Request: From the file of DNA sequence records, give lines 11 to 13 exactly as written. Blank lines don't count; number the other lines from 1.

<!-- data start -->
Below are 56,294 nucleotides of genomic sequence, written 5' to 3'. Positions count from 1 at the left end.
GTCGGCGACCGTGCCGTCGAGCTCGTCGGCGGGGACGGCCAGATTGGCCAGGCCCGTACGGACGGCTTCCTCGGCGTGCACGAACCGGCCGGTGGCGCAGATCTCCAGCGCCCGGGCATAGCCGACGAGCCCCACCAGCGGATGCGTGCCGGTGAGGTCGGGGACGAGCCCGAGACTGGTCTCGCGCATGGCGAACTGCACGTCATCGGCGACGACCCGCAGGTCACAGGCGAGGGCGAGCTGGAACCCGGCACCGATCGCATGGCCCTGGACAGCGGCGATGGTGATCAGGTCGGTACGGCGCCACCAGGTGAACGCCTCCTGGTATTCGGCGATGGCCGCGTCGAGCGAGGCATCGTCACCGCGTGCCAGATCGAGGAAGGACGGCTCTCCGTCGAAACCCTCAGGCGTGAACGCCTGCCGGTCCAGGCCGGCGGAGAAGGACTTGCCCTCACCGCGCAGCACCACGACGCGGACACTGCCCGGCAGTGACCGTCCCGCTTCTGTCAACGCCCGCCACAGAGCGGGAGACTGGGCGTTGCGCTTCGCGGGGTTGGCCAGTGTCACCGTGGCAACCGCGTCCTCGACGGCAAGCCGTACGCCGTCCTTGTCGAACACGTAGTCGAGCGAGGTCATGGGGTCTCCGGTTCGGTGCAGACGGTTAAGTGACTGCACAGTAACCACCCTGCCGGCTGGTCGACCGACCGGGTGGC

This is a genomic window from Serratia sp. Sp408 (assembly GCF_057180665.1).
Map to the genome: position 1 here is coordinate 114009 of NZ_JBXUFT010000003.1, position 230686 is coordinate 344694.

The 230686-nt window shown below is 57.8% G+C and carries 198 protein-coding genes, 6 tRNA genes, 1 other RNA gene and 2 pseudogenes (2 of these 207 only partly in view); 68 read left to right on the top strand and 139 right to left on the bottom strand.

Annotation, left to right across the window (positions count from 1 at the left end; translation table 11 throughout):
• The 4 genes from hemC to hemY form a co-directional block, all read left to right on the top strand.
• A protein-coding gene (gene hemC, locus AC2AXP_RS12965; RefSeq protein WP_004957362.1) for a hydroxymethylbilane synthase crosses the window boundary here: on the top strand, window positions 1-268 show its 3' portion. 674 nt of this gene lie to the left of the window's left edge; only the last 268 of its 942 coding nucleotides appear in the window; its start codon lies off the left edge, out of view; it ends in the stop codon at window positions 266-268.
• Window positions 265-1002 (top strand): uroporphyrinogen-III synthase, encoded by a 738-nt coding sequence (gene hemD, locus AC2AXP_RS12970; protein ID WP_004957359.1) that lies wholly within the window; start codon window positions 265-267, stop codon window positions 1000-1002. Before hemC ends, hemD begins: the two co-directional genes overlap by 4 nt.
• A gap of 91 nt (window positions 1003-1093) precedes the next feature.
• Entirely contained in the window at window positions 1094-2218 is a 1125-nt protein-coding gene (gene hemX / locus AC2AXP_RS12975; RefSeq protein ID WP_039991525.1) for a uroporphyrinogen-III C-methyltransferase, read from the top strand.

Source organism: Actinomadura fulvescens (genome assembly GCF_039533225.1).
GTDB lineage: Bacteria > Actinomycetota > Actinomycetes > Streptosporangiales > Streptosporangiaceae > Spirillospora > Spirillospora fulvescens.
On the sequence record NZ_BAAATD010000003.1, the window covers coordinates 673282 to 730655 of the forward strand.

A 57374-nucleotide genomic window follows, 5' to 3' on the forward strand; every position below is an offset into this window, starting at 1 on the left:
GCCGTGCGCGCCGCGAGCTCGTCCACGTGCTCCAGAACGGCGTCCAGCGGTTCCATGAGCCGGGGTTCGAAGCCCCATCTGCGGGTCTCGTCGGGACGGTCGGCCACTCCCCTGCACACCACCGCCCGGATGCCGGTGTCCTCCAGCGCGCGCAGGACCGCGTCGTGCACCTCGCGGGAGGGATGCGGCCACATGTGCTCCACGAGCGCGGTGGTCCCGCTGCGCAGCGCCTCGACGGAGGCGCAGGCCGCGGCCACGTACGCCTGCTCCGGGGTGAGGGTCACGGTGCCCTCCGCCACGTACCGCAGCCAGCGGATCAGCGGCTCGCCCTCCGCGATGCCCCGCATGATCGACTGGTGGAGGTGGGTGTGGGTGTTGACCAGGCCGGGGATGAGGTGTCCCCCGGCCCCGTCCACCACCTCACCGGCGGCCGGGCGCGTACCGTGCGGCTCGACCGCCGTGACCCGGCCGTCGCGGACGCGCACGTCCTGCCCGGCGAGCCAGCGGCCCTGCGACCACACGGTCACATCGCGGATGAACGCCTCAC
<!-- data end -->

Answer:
• Entirely contained in the window at window positions 1094-2218 is a 1125-nt protein-coding gene (gene hemX / locus AC2AXP_RS12975; RefSeq protein ID WP_039991525.1) for a uroporphyrinogen-III C-methyltransferase, read from the top strand.

Source organism: Actinomadura fulvescens (genome assembly GCF_039533225.1).
GTDB lineage: Bacteria > Actinomycetota > Actinomycetes > Streptosporangiales > Streptosporangiaceae > Spirillospora > Spirillospora fulvescens.